One hour before pizza time, preheat your steel or stone for one hour at 550 or at the highest temperature your oven will go. You want that steel/stone to be smoking hot which will result in the bottom crust being baked to perfection.
I position the steel about 6 inches from the top broiler. If you are using a metal pizza pan, bake the pizza on the bottom rack closest to the bottom coils.
While the oven is preheating, prep your toppings and watch videos on how to stretch dough by hand (see step 17). Just remember that it doesn’t have to be perfectly round! It will be still delicious regardless of symmetry!
Open your container and sprinkle some flour on the top and edges of the dough ball. Gently coax the dough ball and place it into a bowl of flour.
Dust the dough ball in a bowl of flour, liberally coating all sides with flour. Flour your hands too. This prevents the dough from sticking to your hands or the counter when you are stretching the dough.
You can shake off all that excess flour once it’s stretched out (Excess flour makes the pizza chalky and or bitter- say no to excess flour). Once it’s stretched out you can place the dough on a floured pizza peel or parchment paper or pizza pan and then add your toppings.
Dough stretching. Check out my friend Scott’s YouTube video. This is an awesome instructional video walking you through each step in the stretching process.
Bake that pizza!
Before you slide your pizza onto the steel/stone (use a pizza peel or a flat cookie sheet), engage your broiler. Make sure it’s glowing red. I use the broiler-first baking method which sees the broiler shooting down top heat onto the top of the pizza for 1-2 minutes (keep an eye on the pizza or it can burn quickly).
This initial broil gets the top of the pizza baking quickly, helping develop that beautiful crust colour and rise. After the initial broiling, I switch to regular bake to finish off the pizza.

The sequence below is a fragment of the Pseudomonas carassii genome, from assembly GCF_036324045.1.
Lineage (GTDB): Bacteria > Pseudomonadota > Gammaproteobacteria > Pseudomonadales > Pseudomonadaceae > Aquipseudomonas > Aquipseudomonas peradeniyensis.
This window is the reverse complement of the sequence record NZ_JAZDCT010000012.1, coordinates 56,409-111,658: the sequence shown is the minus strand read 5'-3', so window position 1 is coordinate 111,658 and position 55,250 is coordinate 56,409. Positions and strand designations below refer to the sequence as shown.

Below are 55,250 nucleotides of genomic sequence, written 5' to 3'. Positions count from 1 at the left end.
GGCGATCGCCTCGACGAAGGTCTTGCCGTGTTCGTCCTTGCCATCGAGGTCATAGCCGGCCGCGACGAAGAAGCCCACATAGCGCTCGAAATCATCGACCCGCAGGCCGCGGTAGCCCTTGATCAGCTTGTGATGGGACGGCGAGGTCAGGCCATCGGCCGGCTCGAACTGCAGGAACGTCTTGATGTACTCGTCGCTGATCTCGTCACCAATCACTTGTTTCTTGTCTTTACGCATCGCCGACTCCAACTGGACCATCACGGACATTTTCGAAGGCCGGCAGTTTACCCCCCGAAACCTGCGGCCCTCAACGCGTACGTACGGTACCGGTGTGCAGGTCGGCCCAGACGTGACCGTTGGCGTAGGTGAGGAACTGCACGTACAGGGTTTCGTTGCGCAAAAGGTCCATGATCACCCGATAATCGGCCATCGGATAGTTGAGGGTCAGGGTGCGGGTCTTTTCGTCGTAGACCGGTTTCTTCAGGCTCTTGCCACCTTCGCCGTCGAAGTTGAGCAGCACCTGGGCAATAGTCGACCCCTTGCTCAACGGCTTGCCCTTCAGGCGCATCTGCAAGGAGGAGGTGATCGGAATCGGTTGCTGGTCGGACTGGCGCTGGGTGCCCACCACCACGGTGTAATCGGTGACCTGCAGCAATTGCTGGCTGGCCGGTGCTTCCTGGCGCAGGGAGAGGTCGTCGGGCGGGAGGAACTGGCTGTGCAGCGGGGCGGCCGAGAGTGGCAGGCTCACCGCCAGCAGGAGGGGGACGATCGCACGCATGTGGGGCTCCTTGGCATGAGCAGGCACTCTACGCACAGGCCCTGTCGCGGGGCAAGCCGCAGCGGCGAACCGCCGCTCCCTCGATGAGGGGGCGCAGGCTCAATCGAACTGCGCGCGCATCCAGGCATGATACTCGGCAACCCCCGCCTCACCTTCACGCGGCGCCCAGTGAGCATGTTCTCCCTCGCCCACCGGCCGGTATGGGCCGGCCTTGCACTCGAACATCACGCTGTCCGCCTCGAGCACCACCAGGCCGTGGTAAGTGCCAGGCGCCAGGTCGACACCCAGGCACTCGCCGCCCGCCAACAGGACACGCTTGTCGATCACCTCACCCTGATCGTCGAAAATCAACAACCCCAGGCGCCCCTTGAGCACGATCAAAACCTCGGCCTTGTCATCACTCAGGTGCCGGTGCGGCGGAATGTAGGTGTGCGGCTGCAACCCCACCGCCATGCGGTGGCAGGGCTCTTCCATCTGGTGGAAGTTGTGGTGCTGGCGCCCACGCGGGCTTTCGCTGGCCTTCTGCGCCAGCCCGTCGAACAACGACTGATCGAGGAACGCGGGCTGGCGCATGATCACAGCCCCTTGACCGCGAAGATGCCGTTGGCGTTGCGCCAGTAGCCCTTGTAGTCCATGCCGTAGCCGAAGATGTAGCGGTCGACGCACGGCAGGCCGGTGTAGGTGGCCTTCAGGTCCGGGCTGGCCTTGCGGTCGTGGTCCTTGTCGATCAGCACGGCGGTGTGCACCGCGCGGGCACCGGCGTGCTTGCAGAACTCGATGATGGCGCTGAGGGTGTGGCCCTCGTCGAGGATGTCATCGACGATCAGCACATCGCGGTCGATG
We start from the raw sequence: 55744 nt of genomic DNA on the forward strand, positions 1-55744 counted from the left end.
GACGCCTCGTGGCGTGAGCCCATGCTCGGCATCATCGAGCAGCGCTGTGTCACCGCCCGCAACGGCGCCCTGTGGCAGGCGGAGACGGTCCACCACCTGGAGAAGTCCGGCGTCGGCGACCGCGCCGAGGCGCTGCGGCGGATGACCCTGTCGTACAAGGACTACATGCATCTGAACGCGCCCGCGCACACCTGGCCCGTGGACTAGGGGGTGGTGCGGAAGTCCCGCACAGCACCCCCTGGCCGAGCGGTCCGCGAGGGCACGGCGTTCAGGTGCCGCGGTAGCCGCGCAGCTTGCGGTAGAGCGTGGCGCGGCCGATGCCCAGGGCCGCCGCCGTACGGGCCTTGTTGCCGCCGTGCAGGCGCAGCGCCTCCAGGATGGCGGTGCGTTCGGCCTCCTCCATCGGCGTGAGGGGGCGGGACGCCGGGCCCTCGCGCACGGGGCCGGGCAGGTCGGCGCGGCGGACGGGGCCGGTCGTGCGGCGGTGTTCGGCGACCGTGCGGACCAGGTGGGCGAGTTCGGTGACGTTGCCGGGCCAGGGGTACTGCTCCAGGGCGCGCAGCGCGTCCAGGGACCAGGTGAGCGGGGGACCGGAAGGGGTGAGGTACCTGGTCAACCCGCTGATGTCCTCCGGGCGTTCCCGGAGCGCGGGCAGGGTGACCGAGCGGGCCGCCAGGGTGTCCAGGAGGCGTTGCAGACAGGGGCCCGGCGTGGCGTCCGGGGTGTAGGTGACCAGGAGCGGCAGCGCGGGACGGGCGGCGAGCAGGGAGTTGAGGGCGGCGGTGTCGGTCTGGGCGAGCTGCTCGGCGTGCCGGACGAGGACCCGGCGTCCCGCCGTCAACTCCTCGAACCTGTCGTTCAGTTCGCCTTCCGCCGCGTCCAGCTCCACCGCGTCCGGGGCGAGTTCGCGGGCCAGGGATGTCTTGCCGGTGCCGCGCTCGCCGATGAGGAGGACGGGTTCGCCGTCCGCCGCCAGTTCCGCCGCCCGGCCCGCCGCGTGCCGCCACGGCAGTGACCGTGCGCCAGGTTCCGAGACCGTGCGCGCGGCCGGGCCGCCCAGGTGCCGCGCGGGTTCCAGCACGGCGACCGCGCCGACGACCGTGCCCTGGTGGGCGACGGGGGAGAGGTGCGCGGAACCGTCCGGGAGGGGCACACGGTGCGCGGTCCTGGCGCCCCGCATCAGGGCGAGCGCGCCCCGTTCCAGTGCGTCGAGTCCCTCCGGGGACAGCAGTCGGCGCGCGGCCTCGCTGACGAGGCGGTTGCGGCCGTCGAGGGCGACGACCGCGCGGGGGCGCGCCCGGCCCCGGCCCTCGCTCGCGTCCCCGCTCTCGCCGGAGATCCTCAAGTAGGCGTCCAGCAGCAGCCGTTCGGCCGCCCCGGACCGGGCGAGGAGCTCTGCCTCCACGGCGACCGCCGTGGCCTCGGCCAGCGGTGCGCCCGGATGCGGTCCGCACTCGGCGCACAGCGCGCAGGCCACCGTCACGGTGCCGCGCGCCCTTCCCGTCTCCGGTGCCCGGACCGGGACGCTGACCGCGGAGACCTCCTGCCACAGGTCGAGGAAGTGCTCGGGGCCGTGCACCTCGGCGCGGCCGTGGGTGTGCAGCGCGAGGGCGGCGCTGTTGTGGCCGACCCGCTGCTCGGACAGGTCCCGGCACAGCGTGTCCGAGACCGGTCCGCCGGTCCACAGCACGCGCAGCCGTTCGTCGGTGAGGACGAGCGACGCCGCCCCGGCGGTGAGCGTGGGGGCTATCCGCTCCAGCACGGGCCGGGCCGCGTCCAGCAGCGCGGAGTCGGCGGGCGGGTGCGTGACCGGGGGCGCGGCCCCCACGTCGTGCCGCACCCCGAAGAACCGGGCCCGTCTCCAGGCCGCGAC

Your baking time may vary but the total bake time (including the broil at the beginning) is anywhere from 3-8 minutes depending on your toppings and the dough thickness. Just keep an eye on it while it’s baking and use the crust colour as your gauge of “doneness.” Note that the broiler is optional, you can bake the pizza on regular bake mode for the entire duration of the bake for simplicity.
If you don’t have a steel or stone and are using a pizza pan, bake the pizza on the bottom rack for between 8-12 minutes. You may not need to use the broiler function but if you find your pizza is looking at bit pale, feel free to finish off the bake with the broil for a minute or so at the end of the bake.
Let the finished pizza cool on a wire rack for a minute or two before slicing.
Makes two 11-12 inch pizzas.
Amounts and Percentages (all percentages are as a percent of dry flour weight). To scale up, multiply these amounts by the number of pizzas you’re making (for example if you want to make four pizzas, multiply this recipe by 2).
Take a few photos for the memories and enjoy this wholesome and nutritious culinary creation you’ve made! Get ready to make the next pizza!